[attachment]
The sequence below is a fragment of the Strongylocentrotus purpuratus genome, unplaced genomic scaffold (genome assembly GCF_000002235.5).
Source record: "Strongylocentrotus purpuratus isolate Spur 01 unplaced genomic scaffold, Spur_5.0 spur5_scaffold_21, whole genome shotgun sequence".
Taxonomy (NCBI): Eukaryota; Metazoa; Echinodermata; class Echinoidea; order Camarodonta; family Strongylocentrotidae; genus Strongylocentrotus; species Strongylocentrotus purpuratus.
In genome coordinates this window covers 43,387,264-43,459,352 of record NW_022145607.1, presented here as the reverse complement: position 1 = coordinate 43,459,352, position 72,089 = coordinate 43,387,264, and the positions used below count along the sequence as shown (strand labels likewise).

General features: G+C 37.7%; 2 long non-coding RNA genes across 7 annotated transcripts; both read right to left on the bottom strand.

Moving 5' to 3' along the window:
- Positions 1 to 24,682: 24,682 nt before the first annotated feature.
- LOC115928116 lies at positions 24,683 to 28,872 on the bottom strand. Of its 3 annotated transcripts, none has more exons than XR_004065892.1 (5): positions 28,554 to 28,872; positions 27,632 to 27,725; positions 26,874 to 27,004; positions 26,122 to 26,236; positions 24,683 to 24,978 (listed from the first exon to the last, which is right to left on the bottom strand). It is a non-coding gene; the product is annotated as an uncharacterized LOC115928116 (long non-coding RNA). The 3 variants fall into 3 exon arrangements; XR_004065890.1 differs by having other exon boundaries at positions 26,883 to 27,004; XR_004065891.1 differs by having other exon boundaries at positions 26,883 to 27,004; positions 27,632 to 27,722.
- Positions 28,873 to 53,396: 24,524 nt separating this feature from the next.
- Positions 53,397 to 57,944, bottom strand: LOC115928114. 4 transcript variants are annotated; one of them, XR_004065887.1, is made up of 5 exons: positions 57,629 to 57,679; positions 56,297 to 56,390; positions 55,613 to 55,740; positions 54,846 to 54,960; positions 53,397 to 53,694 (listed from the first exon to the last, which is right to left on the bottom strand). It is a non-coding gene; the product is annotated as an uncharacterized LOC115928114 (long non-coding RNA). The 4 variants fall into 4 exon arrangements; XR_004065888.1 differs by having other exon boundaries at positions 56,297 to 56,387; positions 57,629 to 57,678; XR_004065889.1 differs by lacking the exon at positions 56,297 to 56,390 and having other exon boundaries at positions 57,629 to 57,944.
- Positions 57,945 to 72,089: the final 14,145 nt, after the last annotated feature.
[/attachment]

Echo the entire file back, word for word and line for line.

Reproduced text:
The sequence below is a fragment of the Strongylocentrotus purpuratus genome, unplaced genomic scaffold (genome assembly GCF_000002235.5).
Source record: "Strongylocentrotus purpuratus isolate Spur 01 unplaced genomic scaffold, Spur_5.0 spur5_scaffold_21, whole genome shotgun sequence".
Taxonomy (NCBI): Eukaryota; Metazoa; Echinodermata; class Echinoidea; order Camarodonta; family Strongylocentrotidae; genus Strongylocentrotus; species Strongylocentrotus purpuratus.
In genome coordinates this window covers 43,387,264-43,459,352 of record NW_022145607.1, presented here as the reverse complement: position 1 = coordinate 43,459,352, position 72,089 = coordinate 43,387,264, and the positions used below count along the sequence as shown (strand labels likewise).

General features: G+C 37.7%; 2 long non-coding RNA genes across 7 annotated transcripts; both read right to left on the bottom strand.

Moving 5' to 3' along the window:
- Positions 1 to 24,682: 24,682 nt before the first annotated feature.
- LOC115928116 lies at positions 24,683 to 28,872 on the bottom strand. Of its 3 annotated transcripts, none has more exons than XR_004065892.1 (5): positions 28,554 to 28,872; positions 27,632 to 27,725; positions 26,874 to 27,004; positions 26,122 to 26,236; positions 24,683 to 24,978 (listed from the first exon to the last, which is right to left on the bottom strand). It is a non-coding gene; the product is annotated as an uncharacterized LOC115928116 (long non-coding RNA). The 3 variants fall into 3 exon arrangements; XR_004065890.1 differs by having other exon boundaries at positions 26,883 to 27,004; XR_004065891.1 differs by having other exon boundaries at positions 26,883 to 27,004; positions 27,632 to 27,722.
- Positions 28,873 to 53,396: 24,524 nt separating this feature from the next.
- Positions 53,397 to 57,944, bottom strand: LOC115928114. 4 transcript variants are annotated; one of them, XR_004065887.1, is made up of 5 exons: positions 57,629 to 57,679; positions 56,297 to 56,390; positions 55,613 to 55,740; positions 54,846 to 54,960; positions 53,397 to 53,694 (listed from the first exon to the last, which is right to left on the bottom strand). It is a non-coding gene; the product is annotated as an uncharacterized LOC115928114 (long non-coding RNA). The 4 variants fall into 4 exon arrangements; XR_004065888.1 differs by having other exon boundaries at positions 56,297 to 56,387; positions 57,629 to 57,678; XR_004065889.1 differs by lacking the exon at positions 56,297 to 56,390 and having other exon boundaries at positions 57,629 to 57,944.
- Positions 57,945 to 72,089: the final 14,145 nt, after the last annotated feature.